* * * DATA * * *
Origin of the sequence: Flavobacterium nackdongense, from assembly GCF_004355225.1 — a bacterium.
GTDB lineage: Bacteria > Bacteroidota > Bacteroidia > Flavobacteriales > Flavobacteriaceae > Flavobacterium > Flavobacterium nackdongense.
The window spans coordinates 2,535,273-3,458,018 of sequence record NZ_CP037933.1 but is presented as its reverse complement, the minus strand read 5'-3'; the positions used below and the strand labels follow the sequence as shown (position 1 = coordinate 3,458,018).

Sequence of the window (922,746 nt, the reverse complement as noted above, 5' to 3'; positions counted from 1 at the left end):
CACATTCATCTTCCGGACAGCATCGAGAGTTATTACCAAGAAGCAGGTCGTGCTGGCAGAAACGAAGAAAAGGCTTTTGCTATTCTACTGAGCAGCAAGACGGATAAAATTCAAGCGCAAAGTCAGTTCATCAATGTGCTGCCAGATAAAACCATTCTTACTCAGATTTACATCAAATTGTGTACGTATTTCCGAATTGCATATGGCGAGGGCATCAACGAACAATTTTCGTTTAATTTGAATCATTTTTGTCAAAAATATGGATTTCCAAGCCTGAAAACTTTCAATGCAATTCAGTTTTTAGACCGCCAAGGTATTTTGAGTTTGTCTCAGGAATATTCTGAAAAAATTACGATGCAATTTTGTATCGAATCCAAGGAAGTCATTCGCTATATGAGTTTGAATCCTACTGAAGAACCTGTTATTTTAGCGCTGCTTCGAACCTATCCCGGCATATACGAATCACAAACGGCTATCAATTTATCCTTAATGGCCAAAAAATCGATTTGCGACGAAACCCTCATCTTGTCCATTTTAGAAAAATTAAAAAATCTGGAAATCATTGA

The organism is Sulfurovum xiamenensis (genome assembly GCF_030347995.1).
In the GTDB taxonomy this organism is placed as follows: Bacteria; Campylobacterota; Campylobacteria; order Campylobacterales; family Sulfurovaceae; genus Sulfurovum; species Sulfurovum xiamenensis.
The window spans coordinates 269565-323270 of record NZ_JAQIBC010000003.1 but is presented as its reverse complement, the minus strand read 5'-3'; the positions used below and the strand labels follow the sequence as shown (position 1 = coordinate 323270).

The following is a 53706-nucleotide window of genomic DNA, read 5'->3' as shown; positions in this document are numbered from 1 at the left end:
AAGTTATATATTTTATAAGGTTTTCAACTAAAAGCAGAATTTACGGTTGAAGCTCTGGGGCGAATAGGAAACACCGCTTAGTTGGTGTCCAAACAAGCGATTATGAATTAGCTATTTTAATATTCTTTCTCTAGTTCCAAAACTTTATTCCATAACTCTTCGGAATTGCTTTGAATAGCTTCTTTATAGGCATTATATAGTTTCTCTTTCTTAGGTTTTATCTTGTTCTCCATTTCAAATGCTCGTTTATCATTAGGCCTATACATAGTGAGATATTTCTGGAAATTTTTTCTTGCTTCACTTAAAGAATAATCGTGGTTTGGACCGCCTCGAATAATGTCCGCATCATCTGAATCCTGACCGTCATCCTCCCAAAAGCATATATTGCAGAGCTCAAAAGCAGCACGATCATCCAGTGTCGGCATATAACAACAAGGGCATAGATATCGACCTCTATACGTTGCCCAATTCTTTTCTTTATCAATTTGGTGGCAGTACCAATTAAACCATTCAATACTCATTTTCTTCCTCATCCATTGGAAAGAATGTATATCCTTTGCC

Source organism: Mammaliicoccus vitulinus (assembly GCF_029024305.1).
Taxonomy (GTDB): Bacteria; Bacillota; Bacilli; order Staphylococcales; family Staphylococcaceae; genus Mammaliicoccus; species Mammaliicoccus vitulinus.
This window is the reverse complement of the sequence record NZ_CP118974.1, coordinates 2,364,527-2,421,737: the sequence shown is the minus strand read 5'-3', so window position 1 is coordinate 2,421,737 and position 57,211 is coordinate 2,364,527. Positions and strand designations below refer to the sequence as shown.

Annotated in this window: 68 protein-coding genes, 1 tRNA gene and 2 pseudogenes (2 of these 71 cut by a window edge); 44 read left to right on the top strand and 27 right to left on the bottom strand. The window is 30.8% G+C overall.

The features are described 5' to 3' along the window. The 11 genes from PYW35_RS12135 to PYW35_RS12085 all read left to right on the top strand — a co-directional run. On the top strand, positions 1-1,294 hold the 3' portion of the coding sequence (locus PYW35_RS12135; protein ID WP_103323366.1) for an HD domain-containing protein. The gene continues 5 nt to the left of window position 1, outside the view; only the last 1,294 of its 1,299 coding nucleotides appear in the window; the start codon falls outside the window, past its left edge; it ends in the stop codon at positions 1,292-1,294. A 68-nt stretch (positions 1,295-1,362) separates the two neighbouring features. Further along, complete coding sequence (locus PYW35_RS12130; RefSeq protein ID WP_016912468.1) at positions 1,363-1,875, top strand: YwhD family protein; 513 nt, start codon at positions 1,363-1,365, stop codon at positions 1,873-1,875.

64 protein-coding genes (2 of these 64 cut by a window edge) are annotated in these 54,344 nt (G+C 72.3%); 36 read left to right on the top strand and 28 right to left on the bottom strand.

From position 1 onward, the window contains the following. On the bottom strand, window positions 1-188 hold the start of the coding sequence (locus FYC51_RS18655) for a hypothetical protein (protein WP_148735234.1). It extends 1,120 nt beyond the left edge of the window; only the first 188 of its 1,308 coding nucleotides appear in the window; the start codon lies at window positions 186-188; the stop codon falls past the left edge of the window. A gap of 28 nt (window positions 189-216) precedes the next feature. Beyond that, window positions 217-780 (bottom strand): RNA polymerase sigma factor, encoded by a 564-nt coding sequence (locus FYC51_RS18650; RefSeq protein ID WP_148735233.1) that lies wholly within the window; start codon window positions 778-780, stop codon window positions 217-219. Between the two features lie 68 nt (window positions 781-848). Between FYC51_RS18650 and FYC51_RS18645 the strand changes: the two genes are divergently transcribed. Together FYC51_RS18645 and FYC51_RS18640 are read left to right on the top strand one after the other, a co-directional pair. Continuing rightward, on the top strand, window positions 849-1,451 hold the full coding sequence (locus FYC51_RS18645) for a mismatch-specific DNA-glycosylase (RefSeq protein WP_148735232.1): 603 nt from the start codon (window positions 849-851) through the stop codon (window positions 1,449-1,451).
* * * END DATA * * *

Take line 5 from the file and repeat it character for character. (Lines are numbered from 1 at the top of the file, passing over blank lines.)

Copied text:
CACATTCATCTTCCGGACAGCATCGAGAGTTATTACCAAGAAGCAGGTCGTGCTGGCAGAAACGAAGAAAAGGCTTTTGCTATTCTACTGAGCAGCAAGACGGATAAAATTCAAGCGCAAAGTCAGTTCATCAATGTGCTGCCAGATAAAACCATTCTTACTCAGATTTACATCAAATTGTGTACGTATTTCCGAATTGCATATGGCGAGGGCATCAACGAACAATTTTCGTTTAATTTGAATCATTTTTGTCAAAAATATGGATTTCCAAGCCTGAAAACTTTCAATGCAATTCAGTTTTTAGACCGCCAAGGTATTTTGAGTTTGTCTCAGGAATATTCTGAAAAAATTACGATGCAATTTTGTATCGAATCCAAGGAAGTCATTCGCTATATGAGTTTGAATCCTACTGAAGAACCTGTTATTTTAGCGCTGCTTCGAACCTATCCCGGCATATACGAATCACAAACGGCTATCAATTTATCCTTAATGGCCAAAAAATCGATTTGCGACGAAACCCTCATCTTGTCCATTTTAGAAAAATTAAAAAATCTGGAAATCATTGA